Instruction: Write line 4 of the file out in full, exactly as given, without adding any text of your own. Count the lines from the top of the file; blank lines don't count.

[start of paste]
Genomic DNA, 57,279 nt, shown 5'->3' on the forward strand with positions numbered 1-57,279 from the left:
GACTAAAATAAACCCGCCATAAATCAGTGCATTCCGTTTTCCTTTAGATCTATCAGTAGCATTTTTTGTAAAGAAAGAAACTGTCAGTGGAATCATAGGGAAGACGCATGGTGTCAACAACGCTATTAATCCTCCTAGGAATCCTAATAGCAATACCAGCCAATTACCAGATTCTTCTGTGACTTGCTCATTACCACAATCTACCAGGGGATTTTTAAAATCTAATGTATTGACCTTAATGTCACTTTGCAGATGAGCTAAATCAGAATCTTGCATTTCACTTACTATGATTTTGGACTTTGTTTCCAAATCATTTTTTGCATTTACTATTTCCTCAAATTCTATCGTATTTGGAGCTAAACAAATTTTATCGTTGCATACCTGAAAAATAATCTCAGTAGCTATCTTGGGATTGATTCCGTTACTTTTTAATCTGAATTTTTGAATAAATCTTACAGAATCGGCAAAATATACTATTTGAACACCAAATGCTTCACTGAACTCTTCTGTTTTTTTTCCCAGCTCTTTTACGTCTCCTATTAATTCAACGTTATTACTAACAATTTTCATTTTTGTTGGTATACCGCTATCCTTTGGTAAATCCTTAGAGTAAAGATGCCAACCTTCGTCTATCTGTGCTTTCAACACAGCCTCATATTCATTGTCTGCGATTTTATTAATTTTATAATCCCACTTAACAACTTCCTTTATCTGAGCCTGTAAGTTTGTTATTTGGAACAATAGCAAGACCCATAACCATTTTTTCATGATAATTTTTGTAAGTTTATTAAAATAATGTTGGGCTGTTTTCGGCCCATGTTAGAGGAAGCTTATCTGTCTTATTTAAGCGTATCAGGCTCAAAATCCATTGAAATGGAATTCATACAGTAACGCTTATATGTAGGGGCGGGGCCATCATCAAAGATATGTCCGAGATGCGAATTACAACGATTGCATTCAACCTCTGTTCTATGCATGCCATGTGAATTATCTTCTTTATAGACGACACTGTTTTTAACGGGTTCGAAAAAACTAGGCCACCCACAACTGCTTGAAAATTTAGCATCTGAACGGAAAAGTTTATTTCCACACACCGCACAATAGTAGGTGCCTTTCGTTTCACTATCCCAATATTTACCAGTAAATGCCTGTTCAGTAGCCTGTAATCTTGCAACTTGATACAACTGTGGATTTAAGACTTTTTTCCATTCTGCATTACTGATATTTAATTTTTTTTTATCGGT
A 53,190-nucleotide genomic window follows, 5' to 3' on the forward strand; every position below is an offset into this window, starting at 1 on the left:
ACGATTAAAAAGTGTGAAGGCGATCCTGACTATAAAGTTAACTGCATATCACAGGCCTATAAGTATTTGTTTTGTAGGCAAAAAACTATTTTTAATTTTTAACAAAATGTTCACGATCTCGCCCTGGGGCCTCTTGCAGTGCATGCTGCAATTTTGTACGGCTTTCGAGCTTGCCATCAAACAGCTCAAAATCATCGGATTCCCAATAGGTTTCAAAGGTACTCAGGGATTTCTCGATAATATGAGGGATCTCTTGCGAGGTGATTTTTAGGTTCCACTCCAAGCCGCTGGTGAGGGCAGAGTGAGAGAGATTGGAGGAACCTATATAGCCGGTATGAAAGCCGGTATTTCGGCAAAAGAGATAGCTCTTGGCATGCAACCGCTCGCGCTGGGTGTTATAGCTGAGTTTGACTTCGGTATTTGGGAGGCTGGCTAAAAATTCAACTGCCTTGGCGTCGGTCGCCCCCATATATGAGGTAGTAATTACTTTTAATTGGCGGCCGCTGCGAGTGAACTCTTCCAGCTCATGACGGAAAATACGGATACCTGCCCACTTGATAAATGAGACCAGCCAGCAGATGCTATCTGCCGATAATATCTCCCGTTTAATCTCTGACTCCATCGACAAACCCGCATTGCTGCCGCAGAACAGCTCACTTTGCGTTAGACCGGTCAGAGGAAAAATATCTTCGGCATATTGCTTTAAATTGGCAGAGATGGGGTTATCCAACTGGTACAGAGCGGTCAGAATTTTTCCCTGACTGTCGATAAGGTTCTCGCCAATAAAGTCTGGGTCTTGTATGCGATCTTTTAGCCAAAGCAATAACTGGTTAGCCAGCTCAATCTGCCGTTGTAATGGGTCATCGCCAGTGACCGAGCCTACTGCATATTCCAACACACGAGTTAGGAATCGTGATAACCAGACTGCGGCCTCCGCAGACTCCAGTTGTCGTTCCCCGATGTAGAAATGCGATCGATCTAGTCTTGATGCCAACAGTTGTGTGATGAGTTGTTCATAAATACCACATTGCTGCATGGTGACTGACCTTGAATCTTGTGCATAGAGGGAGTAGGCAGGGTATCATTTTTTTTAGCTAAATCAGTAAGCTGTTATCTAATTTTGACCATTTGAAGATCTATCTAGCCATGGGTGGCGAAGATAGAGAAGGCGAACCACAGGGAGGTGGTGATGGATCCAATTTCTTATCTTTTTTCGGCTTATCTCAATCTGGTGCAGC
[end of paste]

ACGATTAAAAAGTGTGAAGGCGATCCTGACTATAAAGTTAACTGCATATCACAGGCCTATAAGTATTTGTTTTGTAGGCAAAAAACTATTTTTAATTTTTAACAAAATGTTCACGATCTCGCCCTGGGGCCTCTTGCAGTGCATGCTGCAATTTTGTACGGCTTTCGAGCTTGCCATCAAACAGCTCAAAATCATCGGATTCCCAATAGGTTTCAAAGGTACTCAGGGATTTCTCGATAATATGAGGGATCTCTTGCGAGGTGATTTTTAGGTTCCACTCCAAGCCGCTGGTGAGGGCAGAGTGAGAGAGATTGGAGGAACCTATATAGCCGGTATGAAAGCCGGTATTTCGGCAAAAGAGATAGCTCTTGGCATGCAACCGCTCGCGCTGGGTGTTATAGCTGAGTTTGACTTCGGTATTTGGGAGGCTGGCTAAAAATTCAACTGCCTTGGCGTCGGTCGCCCCCATATATGAGGTAGTAATTACTTTTAATTGGCGGCCGCTGCGAGTGAACTCTTCCAGCTCATGACGGAAAATACGGATACCTGCCCACTTGATAAATGAGACCAGCCAGCAGATGCTATCTGCCGATAATATCTCCCGTTTAATCTCTGACTCCATCGACAAACCCGCATTGCTGCCGCAGAACAGCTCACTTTGCGTTAGACCGGTCAGAGGAAAAATATCTTCGGCATATTGCTTTAAATTGGCAGAGATGGGGTTATCCAACTGGTACAGAGCGGTCAGAATTTTTCCCTGACTGTCGATAAGGTTCTCGCCAATAAAGTCTGGGTCTTGTATGCGATCTTTTAGCCAAAGCAATAACTGGTTAGCCAGCTCAATCTGCCGTTGTAATGGGTCATCGCCAGTGACCGAGCCTACTGCATATTCCAACACACGAGTTAGGAATCGTGATAACCAGACTGCGGCCTCCGCAGACTCCAGTTGTCGTTCCCCGATGTAGAAATGCGATCGATCTAGTCTTGATGCCAACAGTTGTGTGATGAGTTGTTCATAAATACCACATTGCTGCATGGTGACTGACCTTGAATCTTGTGCATAGAGGGAGTAGGCAGGGTATCATTTTTTTTAGCTAAATCAGTAAGCTGTTATCTAATTTTGACCATTTGAAGATCTATCTAGCCATGGGTGGCGAAGATAGAGAAGGCGAACCACAGGGAGGTGGTGATGGATCCAATTTCTTATCTTTTTTCGGCTTATCTCAATCTGGTGCAGC